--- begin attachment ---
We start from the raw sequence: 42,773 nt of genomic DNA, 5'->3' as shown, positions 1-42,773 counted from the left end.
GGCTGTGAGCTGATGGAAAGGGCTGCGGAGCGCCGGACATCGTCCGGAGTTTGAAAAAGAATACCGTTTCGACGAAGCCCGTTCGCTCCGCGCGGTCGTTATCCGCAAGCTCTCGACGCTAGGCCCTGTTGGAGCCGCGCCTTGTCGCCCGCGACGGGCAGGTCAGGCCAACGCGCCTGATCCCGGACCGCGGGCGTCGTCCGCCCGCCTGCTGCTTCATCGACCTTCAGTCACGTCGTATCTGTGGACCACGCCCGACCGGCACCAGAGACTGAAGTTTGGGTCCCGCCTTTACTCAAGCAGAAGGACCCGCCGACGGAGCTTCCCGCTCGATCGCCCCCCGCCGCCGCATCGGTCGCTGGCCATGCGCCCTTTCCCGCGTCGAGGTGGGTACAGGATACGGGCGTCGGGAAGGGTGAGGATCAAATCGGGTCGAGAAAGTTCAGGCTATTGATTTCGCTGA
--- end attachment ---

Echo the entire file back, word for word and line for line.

We start from the raw sequence: 42,773 nt of genomic DNA, 5'->3' as shown, positions 1-42,773 counted from the left end.
GGCTGTGAGCTGATGGAAAGGGCTGCGGAGCGCCGGACATCGTCCGGAGTTTGAAAAAGAATACCGTTTCGACGAAGCCCGTTCGCTCCGCGCGGTCGTTATCCGCAAGCTCTCGACGCTAGGCCCTGTTGGAGCCGCGCCTTGTCGCCCGCGACGGGCAGGTCAGGCCAACGCGCCTGATCCCGGACCGCGGGCGTCGTCCGCCCGCCTGCTGCTTCATCGACCTTCAGTCACGTCGTATCTGTGGACCACGCCCGACCGGCACCAGAGACTGAAGTTTGGGTCCCGCCTTTACTCAAGCAGAAGGACCCGCCGACGGAGCTTCCCGCTCGATCGCCCCCCGCCGCCGCATCGGTCGCTGGCCATGCGCCCTTTCCCGCGTCGAGGTGGGTACAGGATACGGGCGTCGGGAAGGGTGAGGATCAAATCGGGTCGAGAAAGTTCAGGCTATTGATTTCGCTGA